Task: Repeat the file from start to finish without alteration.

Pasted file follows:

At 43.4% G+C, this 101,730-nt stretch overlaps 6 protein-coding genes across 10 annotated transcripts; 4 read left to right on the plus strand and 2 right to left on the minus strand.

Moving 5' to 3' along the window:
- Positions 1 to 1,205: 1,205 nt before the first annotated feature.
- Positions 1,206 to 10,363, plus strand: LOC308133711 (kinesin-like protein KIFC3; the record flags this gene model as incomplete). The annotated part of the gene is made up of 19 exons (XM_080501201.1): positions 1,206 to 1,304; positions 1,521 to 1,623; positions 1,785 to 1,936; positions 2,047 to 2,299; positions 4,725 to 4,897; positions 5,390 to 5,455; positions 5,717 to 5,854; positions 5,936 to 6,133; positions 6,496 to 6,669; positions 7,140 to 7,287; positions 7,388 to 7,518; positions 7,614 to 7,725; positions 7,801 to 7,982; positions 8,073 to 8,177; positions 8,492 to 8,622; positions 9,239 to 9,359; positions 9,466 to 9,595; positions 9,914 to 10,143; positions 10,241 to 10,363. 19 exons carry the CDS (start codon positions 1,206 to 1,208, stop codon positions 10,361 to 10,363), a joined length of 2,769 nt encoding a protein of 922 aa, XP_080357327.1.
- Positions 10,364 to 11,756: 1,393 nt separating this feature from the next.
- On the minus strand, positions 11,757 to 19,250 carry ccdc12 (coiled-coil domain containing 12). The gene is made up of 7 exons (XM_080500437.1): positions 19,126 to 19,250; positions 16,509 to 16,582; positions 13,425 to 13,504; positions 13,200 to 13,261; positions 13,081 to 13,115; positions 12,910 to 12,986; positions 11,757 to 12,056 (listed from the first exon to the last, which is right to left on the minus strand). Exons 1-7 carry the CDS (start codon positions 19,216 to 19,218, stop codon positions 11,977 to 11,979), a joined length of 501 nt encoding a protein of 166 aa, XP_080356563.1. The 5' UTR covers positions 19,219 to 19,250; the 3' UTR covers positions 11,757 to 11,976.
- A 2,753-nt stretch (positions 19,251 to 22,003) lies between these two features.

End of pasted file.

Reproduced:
At 43.4% G+C, this 101,730-nt stretch overlaps 6 protein-coding genes across 10 annotated transcripts; 4 read left to right on the plus strand and 2 right to left on the minus strand.

Moving 5' to 3' along the window:
- Positions 1 to 1,205: 1,205 nt before the first annotated feature.
- Positions 1,206 to 10,363, plus strand: LOC308133711 (kinesin-like protein KIFC3; the record flags this gene model as incomplete). The annotated part of the gene is made up of 19 exons (XM_080501201.1): positions 1,206 to 1,304; positions 1,521 to 1,623; positions 1,785 to 1,936; positions 2,047 to 2,299; positions 4,725 to 4,897; positions 5,390 to 5,455; positions 5,717 to 5,854; positions 5,936 to 6,133; positions 6,496 to 6,669; positions 7,140 to 7,287; positions 7,388 to 7,518; positions 7,614 to 7,725; positions 7,801 to 7,982; positions 8,073 to 8,177; positions 8,492 to 8,622; positions 9,239 to 9,359; positions 9,466 to 9,595; positions 9,914 to 10,143; positions 10,241 to 10,363. 19 exons carry the CDS (start codon positions 1,206 to 1,208, stop codon positions 10,361 to 10,363), a joined length of 2,769 nt encoding a protein of 922 aa, XP_080357327.1.
- Positions 10,364 to 11,756: 1,393 nt separating this feature from the next.
- On the minus strand, positions 11,757 to 19,250 carry ccdc12 (coiled-coil domain containing 12). The gene is made up of 7 exons (XM_080500437.1): positions 19,126 to 19,250; positions 16,509 to 16,582; positions 13,425 to 13,504; positions 13,200 to 13,261; positions 13,081 to 13,115; positions 12,910 to 12,986; positions 11,757 to 12,056 (listed from the first exon to the last, which is right to left on the minus strand). Exons 1-7 carry the CDS (start codon positions 19,216 to 19,218, stop codon positions 11,977 to 11,979), a joined length of 501 nt encoding a protein of 166 aa, XP_080356563.1. The 5' UTR covers positions 19,219 to 19,250; the 3' UTR covers positions 11,757 to 11,976.
- A 2,753-nt stretch (positions 19,251 to 22,003) lies between these two features.